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Sympathy For Mel?

Evelyn Waugh, a bit of a rascal, was asked how he could be a Catholic with his wicked ways.  He replied something to the effect - imagine what I'd like be like if I wasn't one?  The same applies, tenfold, to Mr. Gibson.  An apparent wife-threatener, hater of minorities, and police officers, he seems to be battling demons, the bottle, a lot of rage, and lord knows what else.  I feel for him, but also for those who must have to cope with his tantrums.

So - the question is - what does the film world do with this man?  He is rich enough to bankroll his own films - and his last one was a work of near-genius.  But as an actor, he may be toast.  That would be a shame.  Plenty of actors and actresses have been troubled and trouble - to say the least.  Brando, for one.  Gibson is not a Val Kilmer, to be discarded.  He needs good commercial roles.  In Edge of Darkness he was startlingly compelling as a doomed angry and violent cop - he was channelling what he is, into his art form.  If he was a poet, or painter, we might call him a tragic genius, like Pound or Pollock.  Instead, we revile him.  I say, condemn the sin, and try to get the sinner to get back to work.  But if he is found guilty of beating anyone, he should have the full weight of the law down on him like a ton of bricks.  His soul can wait for a later judgement.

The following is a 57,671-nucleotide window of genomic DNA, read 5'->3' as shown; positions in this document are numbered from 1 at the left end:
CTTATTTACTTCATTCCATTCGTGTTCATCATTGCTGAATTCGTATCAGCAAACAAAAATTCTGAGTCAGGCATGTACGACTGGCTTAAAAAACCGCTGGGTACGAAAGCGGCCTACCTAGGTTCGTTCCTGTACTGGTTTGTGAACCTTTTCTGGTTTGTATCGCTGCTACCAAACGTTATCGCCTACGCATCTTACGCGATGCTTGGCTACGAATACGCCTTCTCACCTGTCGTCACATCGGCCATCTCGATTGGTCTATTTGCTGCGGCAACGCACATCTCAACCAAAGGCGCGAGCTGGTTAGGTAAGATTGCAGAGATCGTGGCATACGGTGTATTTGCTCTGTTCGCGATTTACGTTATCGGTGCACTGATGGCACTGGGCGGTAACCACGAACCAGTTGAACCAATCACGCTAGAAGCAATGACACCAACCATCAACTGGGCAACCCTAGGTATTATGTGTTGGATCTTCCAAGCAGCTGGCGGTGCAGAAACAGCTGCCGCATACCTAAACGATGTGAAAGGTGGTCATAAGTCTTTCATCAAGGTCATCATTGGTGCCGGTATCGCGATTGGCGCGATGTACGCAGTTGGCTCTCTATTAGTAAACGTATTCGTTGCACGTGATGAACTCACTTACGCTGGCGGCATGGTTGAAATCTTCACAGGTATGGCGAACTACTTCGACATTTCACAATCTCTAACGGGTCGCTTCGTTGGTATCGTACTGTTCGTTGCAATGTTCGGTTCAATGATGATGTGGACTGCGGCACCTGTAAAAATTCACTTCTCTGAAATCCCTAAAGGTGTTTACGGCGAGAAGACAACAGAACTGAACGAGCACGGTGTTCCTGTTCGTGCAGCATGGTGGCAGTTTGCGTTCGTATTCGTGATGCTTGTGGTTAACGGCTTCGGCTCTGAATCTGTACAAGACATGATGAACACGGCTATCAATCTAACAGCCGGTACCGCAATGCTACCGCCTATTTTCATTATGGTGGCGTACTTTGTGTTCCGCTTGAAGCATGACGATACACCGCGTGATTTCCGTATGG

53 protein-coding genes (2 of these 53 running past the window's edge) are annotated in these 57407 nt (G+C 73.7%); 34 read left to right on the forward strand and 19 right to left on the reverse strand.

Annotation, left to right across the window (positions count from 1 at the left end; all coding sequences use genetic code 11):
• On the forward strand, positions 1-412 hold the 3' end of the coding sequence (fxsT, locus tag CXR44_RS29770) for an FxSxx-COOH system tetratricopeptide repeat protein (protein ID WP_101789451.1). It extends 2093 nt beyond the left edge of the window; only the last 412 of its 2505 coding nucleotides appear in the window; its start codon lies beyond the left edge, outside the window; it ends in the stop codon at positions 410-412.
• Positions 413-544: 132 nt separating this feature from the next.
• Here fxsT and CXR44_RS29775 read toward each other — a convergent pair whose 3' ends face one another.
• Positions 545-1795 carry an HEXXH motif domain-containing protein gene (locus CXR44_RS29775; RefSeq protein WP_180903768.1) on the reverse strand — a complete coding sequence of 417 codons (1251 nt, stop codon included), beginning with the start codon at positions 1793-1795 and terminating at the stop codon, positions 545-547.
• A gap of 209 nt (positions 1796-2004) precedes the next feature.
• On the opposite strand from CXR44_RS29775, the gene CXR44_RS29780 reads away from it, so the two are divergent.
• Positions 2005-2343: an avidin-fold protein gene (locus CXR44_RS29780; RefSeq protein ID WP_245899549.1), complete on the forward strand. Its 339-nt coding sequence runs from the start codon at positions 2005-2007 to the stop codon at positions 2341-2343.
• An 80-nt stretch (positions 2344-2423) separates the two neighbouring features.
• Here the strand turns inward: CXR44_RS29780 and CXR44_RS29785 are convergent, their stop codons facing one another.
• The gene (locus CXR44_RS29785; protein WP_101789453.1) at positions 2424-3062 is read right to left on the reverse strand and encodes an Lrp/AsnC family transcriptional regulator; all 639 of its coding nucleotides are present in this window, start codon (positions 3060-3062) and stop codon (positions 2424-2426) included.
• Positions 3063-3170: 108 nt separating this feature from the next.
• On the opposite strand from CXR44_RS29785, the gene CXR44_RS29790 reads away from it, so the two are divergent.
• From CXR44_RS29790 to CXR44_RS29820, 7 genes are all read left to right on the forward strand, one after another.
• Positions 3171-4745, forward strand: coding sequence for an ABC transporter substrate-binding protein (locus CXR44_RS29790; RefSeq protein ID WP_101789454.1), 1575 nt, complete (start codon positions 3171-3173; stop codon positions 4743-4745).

Comments

The Editors said…
That's one of the most problematic things about Gibson. If he were a terrible actor and a mediocre director, then his descent into violent, anti-Semitic outsiderdom wouldn't be such a tragedy. But friends who've seen Apocalypto concur with your statement about it being a work of genius, and I'll defy anyone to claim that Mad Max 2 is anything other than one of the greatest films ever made - J. G. Ballard called it 'the Cistine Chapel of punk' - and a big portion of the credit should go to Gibson's performance.

Simon, G&P
Nicholas Liu said…
I feel for him, but also for those who must have to cope with his tantrums.

Odd syntax. Surely you don't intend to suggest that you feel for the perpetrator before the victims.

Also, "tantrums"? Racist, misogynist verbal abuse = "tantrums"? And the abuser is "troubled". Huh.

If he was a poet, or painter, we might call him a tragic genius, like Pound or Pollock.

Oh, is that what you call Pound?

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